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Time Is Money + Put Your Money (and Time) Where Your Mouth Is

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    Time Is Money + Put Your Money (and Time) Where Your Mouth Is

    Awhile back, there was a discussion here on the forums about how to get out of jury duty. There was even a Savings Advice article about it. I think I was 1 of maybe only 2 people who said, don't try to get out of it. Unless it is a true burden to you, go do your civic duty. I tried unsuccessfully to argue that our jury system depends on a jury of our peers, and some day it might be one of us or someone we love relying on that system and on our peers showing up. The general concensus was that folks weren't willing to lose income in order to show up for jury duty. Comments like that even came from members for whom, I am sure, showing up for jury duty would not derail their financial plans.

    I understand that there are people who just can't do it. I know that if someone very young, or very old, or ill or disabled is dependent on you and you can't afford to pay for or can't find a caretaker, you can't do it. I know that there are a lot of people would face genuine financial hardship if they lost income. I wouldn't expect anyone to lose their home or go hungry in order to serve. But if it's just an inconvenience, or causes a loss of income that isn't pleasant but is survivable, then why not do it?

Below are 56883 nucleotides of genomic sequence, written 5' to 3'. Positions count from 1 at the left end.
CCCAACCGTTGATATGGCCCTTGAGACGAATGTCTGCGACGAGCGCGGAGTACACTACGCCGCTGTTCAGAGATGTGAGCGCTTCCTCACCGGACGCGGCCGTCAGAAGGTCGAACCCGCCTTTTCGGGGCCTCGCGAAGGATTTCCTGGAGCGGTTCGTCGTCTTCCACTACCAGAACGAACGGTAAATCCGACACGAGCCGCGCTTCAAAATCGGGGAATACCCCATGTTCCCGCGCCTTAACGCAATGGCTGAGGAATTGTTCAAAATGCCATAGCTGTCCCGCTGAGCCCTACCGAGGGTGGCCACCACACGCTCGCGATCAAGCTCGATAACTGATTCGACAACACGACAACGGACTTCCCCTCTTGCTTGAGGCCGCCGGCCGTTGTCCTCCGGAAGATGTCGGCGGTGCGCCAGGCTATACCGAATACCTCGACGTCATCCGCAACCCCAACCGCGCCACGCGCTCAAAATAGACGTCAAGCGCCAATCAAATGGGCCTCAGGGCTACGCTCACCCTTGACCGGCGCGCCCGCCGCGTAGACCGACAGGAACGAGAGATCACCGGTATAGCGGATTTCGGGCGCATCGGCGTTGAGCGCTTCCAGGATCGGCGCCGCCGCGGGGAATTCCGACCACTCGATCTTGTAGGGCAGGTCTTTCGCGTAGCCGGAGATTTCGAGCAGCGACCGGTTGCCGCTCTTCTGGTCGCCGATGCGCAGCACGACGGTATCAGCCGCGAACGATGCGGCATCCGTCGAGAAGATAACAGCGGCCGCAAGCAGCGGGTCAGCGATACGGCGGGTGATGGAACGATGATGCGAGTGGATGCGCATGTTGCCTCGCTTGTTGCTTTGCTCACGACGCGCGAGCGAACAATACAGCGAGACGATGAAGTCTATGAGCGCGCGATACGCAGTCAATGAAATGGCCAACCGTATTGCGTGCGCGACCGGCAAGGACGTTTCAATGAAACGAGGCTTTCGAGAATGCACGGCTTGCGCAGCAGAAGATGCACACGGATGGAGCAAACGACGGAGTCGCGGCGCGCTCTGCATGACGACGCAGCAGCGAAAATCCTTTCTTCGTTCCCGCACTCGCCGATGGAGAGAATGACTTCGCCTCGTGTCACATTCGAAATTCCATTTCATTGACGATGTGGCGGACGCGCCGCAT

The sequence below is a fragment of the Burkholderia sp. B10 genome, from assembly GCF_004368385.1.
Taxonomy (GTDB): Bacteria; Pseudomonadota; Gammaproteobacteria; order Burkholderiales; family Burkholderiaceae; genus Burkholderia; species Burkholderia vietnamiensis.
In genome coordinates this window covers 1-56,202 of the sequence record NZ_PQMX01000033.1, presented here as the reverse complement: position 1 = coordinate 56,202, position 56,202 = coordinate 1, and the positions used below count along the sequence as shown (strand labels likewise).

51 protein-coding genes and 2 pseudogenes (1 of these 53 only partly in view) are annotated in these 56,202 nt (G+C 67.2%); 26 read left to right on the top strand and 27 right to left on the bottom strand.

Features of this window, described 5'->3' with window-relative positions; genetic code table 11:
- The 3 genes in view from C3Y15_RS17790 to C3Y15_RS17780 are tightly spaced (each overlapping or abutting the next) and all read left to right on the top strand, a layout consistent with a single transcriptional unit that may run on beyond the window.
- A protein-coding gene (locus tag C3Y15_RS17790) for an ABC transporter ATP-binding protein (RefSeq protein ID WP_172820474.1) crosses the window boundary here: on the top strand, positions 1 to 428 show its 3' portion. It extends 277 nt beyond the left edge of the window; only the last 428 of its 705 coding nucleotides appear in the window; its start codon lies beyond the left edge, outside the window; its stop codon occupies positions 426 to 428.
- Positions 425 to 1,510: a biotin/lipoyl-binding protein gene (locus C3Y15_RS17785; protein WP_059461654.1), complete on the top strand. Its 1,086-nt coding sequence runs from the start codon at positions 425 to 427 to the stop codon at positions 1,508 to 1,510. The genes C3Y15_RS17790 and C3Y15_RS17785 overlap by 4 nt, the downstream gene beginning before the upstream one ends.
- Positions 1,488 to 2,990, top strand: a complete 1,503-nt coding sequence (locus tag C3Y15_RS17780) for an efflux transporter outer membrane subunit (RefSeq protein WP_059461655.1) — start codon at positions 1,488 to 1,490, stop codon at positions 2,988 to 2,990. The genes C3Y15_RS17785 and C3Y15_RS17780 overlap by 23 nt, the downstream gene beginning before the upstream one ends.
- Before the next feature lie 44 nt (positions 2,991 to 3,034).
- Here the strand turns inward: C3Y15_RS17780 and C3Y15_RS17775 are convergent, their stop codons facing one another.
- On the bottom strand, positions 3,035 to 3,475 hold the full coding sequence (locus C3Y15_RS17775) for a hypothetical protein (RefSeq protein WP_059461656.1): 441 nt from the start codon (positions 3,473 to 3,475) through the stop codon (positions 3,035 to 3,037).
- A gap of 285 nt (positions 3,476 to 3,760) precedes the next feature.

In light of all that is going on in the country, I would like to gently suggest looking at what we value and asking ourselves if we are willing to put our money and time where our mouths are. If we aren't willing to show up when we are given the opportunity, do we have the right to moan about outcomes?

    I keep reminding myself of Suze Orman's motto "People first, then money, then things." I sometimes forget that the way I spend my money and my time should reflect my values ... I have to keep reminding myself to step back occasionally and ask myself what I could do better. I've been doing that a lot the last couple months and even more the last couple weeks. I'm trying.
    Last edited by scfr; 06-09-2020, 12:54 PM.

    #2
    Originally posted by scfr View Post
    In light of all that is going on in the country, I would like to gently suggest looking at what we value and asking ourselves if we are willing to put our money and time where our mouths are. If we aren't willing to show up when we are given the opportunity, do we have the right to moan about outcomes?

    I keep reminding myself of Suze Orman's motto "People first, then money, then things." I sometimes forget that the way I spend my money and my time should reflect my values ... I have to keep reminding myself to step back occasionally and ask myself what I could do better. I've been doing that a lot the last couple months and even more the last couple weeks. I'm trying.
    I hear ya on that struggle. Even before the pandemic I was trying to figure how to either donate my time in volunteering, or start contributing to charities since I have a pretty busy schedule with online classes. The riots/looting were the last straw, so I decided to start with donating 2-3% of my income to various organizations important to me, moving forward. If people want to do peaceful protests with their time, I won't argue. But I agree that I believe we all should be able to provide a portion of our time or money to others less fortunate than ourselves.
    "I'd buy that for a dollar!"

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      #3